Wright celebrates Lillian Florsheim, a Chicago artist and prominent patron of the arts for over fifty years.
Auction Results Lillian Florsheim
Lillian’s artistic production took place late in her life; she began studying art in the late 1940s in her fifties and she continued to work until her eighties. She began with painting courses taught by Rudolph Weisenborn and George Buehle, both in Chicago. After viewing a work by Max Bill at the Art Institute of Chicago she became more interested in abstract work and enrolled in classes with Hugo Weber at the Institute of Design in 1951. Here she was introduced to more exploratory abstractions and three-dimensional studies, working with string and wire armatures, a technique derived from László Moholy-Nagy’s early teachings at the school.
In February of 2018, Wright hosted an auction dedicated to the collaboration, collecting and creations of Lillian Florsheim and her architect son-in-law, Bertrand Goldberg.
I’ve always liked geometric forms. I’m trying to create objects that have a beauty of their own through the materials used and the shapes formed.
The Home of Lillian Florsheim
Florsheim moved into the Gold Coast modernist home in 1946, purchasing it from the original owner and architect, Andrew Rebori, who built the home in 1938. The interior was re-designed by her son-in-law, architect Bertrand Goldberg to fit her emerging modern aesthetic sensibilities. At this time, she also became an active collector, interested in abstract and European avant-garde works. She began creating her own geometric sculptures in the 1950s and adding them to the works on display in her home created a singular and expressive modern space.
Works from the Collection of Lillian Florsheim
Lillian Florsheim 1896–1988
Lillian Florsheim came to the arts late in life. She began with painting in the 1940s, starting artistic work in her fifties. Her life up to then had been more conventional. She was born Lillian Hyman, in 1896 to parents Clara Newman and Harris Hyman. Raised in New Orleans in a large house on St. Charles Avenue in the Garden District, she summered with her family in Charlevoix, Michigan. The first woman in her family to go to college, Lillian was a strong student, and graduated from Smith College where she studied literature and philosophy. In 1918 she married Irving Florsheim of the prominent manufacturing company Florsheim Shoes, founded by his father. The young couple lived in Chicago and kept homes both in the city and outside in Libertyville. Lillian and Irving had two daughters, Mary and Nancy.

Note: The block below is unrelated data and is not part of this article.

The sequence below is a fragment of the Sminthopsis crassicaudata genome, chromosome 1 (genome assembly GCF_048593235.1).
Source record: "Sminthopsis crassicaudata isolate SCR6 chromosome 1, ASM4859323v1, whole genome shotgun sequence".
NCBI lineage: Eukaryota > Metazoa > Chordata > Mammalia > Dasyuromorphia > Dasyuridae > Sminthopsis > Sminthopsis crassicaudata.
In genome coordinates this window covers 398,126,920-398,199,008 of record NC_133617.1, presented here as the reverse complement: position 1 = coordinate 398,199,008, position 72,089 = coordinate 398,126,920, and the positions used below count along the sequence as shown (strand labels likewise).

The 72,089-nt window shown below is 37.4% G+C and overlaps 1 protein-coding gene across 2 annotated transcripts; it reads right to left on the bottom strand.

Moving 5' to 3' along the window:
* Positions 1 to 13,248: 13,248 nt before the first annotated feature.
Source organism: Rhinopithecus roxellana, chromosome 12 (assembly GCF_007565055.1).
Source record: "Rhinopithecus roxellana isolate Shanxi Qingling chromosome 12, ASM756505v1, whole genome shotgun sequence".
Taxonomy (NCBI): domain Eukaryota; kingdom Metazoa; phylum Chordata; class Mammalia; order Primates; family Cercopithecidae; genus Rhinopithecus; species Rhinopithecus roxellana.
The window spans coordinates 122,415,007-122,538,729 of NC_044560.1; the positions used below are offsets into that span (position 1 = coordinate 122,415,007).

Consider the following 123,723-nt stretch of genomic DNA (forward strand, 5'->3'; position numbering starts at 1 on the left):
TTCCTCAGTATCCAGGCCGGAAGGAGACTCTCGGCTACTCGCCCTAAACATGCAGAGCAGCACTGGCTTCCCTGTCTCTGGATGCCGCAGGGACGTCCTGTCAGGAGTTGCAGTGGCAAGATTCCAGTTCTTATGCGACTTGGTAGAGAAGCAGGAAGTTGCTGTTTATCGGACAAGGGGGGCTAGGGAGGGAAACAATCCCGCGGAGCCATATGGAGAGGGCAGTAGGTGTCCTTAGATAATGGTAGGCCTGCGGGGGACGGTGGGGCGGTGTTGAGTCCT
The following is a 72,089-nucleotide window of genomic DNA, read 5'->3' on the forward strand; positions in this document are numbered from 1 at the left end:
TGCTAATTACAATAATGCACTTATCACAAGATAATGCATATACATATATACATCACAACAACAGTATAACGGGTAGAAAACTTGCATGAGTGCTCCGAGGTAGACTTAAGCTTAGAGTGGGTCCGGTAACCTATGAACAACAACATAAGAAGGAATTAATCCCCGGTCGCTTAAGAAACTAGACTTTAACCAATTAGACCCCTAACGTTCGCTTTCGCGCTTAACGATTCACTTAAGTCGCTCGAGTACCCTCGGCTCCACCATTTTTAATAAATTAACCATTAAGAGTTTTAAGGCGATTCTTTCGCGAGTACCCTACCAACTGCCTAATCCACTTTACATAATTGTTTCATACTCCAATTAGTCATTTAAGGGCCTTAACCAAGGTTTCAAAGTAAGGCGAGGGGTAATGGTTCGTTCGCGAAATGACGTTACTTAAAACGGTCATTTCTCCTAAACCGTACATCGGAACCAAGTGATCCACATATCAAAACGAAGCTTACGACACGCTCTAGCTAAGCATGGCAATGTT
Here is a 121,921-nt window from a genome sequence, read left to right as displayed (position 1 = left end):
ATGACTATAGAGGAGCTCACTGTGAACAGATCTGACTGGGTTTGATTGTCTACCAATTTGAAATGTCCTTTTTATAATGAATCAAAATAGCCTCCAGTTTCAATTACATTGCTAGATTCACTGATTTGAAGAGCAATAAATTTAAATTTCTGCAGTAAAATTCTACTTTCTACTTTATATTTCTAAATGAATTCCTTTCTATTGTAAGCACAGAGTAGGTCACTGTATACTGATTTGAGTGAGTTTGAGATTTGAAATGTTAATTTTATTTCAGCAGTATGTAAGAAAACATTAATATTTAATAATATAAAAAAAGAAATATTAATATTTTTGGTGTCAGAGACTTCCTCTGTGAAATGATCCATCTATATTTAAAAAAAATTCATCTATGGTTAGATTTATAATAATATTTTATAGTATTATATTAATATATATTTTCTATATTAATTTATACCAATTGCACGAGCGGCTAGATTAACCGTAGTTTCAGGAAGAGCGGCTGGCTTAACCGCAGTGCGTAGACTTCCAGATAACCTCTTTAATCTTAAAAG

After twenty-eight years of marriage, in 1946, Lillian and Irving divorced and she would never remarry. It was at this time that Lillian began to pursue her interest in the arts. She took courses in painting with Rudolph Weisenborn and George Buehle, before studying sculpture under Hugo Weber at the Institute of Design in Chicago where she was introduced to more exploratory abstractions and three-dimensional studies. Throughout the 1950s Lillian dedicated herself to creating works that ranged from small abstract figures to string studies. In the late 1950s and early 1960s she moved to more abstract and complex studies of form and larger geometric constructions. From the mid-1960s through the early 1980s, Lillian’s art was widely exhibited locally as well as overseas in Europe. In 1970 she was one of three artists featured in solo exhibitions at the Museum of Contemporary Art, Chicago.
Not only did Lillian make art, but she also began to collect art in the late 1950s. She undertook this with serious investigation into the Cubists and other artists of the 1930s Paris-based group Abstraction-Création, and assembled a leading collection of their work. She traveled and met many of the artists whose works she collected, with particularly strong friendships with Georges Vantongerloo and Max Bill among others. Over the next two decades she would amass a well-considered and impressive collection which was shown in exhibitions around the world.
Her own work continued to evolve in scale and technique, reflecting changing ideas about art as she worked late into life, well into her eighties. Lillian died in 1988 at the age of 92. Today, works from her collection can be found in major museum collections including The Art Institute of Chicago, Hirshhorn, Smithsonian and the New Orleans Museum of Art, as well as in museums in Europe. Her work too has found homes in numerous prominent collections across the globe.